SCENARIO: Host A communicating internally with Host B
Host A connects to SW1
SW1 caches the location of Host A
SW1 sends a map-register message to the control plane node.
Control plane node creates an EID (Endpoint Identier) to RLOC (Remote Location) mapping. For clarity – RLOC’s are loopback addresses on the fabric edge nodes.
Host B joins SW2 repeating the process above.
Host A wants to communicate with Host B
SW1 doesn’t know where Host B is connected so sents a map-request to the control plane node.
The control plane node notifies SW2 (where host B is connected) that SW1 needs to know where it Host B is and SW2 replies directly to host A with a map-reply.
SW1 caches the response in its map database.
The packet is then re-encapsulated in with the RLOC of SW1 as the source and RLOC of SW2 as the destination. The SGT and VNID are also encapsulated. This allows routing through the underlay network.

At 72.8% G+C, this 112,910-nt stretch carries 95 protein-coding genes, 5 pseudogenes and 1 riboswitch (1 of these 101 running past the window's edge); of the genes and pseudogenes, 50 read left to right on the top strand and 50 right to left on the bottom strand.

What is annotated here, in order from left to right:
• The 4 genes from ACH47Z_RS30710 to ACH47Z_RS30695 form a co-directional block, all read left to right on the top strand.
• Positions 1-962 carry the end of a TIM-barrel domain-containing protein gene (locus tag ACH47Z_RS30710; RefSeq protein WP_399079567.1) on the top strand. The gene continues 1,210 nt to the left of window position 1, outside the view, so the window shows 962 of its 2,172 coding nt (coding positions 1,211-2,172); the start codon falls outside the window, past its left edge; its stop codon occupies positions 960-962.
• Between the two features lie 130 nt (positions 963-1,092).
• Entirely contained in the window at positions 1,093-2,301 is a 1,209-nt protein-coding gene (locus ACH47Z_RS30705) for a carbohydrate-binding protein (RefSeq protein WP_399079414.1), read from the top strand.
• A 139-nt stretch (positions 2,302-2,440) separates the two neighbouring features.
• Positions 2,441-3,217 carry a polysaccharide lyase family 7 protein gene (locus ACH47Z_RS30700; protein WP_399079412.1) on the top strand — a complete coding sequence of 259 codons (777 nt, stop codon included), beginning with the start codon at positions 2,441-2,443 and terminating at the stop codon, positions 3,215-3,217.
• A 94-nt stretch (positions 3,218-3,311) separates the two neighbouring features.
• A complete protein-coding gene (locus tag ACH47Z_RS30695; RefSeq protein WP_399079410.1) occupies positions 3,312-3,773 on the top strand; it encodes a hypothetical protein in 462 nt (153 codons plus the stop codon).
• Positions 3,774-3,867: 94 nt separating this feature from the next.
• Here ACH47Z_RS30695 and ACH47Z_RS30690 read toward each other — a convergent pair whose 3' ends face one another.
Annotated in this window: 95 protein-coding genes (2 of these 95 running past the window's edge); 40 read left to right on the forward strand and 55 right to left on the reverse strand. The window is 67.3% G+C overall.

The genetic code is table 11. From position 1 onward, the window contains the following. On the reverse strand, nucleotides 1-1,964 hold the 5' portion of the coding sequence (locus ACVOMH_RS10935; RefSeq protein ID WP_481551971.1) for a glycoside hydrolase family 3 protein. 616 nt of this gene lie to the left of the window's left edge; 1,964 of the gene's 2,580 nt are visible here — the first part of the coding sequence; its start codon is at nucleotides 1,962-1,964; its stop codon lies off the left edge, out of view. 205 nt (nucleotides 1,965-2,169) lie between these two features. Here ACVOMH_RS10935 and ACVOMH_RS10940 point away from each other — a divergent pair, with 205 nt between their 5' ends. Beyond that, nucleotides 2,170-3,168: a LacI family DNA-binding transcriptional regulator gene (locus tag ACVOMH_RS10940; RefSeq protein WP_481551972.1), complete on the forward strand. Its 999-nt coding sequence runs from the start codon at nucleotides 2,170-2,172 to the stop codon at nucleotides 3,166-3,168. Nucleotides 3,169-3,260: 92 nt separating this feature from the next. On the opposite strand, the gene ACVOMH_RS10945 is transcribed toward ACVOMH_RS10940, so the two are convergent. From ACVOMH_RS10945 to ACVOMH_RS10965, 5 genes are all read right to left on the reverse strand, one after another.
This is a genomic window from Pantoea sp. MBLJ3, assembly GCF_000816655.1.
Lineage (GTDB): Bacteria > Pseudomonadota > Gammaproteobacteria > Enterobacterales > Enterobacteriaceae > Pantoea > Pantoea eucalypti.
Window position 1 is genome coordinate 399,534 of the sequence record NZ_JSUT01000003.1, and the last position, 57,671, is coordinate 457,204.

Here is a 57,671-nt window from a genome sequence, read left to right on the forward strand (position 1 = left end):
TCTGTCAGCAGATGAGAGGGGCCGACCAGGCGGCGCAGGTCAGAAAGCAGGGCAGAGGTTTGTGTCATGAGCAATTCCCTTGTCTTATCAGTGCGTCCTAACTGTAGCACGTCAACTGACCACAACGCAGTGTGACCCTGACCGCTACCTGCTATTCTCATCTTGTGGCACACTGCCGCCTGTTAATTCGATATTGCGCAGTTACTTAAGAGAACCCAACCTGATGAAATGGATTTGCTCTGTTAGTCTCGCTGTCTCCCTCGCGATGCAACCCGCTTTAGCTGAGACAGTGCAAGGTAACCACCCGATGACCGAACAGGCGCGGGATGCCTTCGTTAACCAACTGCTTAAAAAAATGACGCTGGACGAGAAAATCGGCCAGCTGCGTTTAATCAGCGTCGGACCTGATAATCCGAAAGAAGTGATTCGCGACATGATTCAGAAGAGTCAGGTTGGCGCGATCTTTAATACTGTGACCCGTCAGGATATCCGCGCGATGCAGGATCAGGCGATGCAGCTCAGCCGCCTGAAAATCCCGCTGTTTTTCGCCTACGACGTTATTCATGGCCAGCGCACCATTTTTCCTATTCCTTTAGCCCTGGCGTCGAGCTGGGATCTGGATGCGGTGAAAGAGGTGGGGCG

SW2 decapsulates the packet, looks at the tags and decides using the policy whether or not to deliver the packet to Host B.
SCENARIO: Host A connecting to the Internet
Host A is connected to the fabric via SW1 as per the example above.
Host A sends packet for Internet destination.
SW1 receives packet but has no cached entry for the destination.
SW1 sends a map-request to the control plane node.
As the control plane doesn’t know about the destination address (it’s on the Internet), it replies to the RLOC of the External Border Node.
The same packet encapsulation process as above occurs.